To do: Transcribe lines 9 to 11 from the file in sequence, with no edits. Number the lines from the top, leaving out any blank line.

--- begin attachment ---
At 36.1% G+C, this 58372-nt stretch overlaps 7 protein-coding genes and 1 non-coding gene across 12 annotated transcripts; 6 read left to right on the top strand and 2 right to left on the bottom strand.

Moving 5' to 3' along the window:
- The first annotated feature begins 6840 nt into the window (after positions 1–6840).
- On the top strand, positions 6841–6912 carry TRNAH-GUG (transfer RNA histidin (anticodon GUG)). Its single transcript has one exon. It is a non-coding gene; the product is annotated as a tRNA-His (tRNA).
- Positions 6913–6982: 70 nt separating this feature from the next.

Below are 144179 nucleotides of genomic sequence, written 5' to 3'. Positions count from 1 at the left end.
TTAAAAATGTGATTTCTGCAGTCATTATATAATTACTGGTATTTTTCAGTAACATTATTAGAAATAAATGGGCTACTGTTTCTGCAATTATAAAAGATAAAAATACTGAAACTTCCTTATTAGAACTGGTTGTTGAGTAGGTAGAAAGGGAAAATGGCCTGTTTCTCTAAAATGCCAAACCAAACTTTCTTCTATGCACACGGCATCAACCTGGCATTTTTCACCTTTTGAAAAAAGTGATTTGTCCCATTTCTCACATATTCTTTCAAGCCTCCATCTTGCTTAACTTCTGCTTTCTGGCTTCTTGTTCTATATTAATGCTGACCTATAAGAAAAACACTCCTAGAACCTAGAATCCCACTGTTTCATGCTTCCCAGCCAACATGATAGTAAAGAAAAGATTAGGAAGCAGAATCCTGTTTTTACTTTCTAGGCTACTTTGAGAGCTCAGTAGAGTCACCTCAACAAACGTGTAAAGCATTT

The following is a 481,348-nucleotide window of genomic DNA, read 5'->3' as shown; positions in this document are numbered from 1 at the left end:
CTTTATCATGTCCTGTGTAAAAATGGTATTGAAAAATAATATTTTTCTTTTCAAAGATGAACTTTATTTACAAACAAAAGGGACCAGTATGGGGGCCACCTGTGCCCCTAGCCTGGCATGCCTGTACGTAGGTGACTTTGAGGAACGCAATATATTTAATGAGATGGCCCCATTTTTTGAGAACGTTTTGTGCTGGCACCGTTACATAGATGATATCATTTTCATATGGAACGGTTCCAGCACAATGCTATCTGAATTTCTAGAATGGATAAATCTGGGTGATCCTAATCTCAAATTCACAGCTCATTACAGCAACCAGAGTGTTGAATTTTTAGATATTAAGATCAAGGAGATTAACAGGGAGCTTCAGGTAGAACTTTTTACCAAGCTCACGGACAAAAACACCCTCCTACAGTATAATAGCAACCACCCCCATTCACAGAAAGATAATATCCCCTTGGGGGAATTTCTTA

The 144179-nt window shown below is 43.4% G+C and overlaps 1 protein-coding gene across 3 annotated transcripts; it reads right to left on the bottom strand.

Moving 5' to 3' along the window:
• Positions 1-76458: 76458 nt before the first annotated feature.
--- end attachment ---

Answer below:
CTTTATCATGTCCTGTGTAAAAATGGTATTGAAAAATAATATTTTTCTTTTCAAAGATGAACTTTATTTACAAACAAAAGGGACCAGTATGGGGGCCACCTGTGCCCCTAGCCTGGCATGCCTGTACGTAGGTGACTTTGAGGAACGCAATATATTTAATGAGATGGCCCCATTTTTTGAGAACGTTTTGTGCTGGCACCGTTACATAGATGATATCATTTTCATATGGAACGGTTCCAGCACAATGCTATCTGAATTTCTAGAATGGATAAATCTGGGTGATCCTAATCTCAAATTCACAGCTCATTACAGCAACCAGAGTGTTGAATTTTTAGATATTAAGATCAAGGAGATTAACAGGGAGCTTCAGGTAGAACTTTTTACCAAGCTCACGGACAAAAACACCCTCCTACAGTATAATAGCAACCACCCCCATTCACAGAAAGATAATATCCCCTTGGGGGAATTTCTTA

The 144179-nt window shown below is 43.4% G+C and overlaps 1 protein-coding gene across 3 annotated transcripts; it reads right to left on the bottom strand.

Moving 5' to 3' along the window: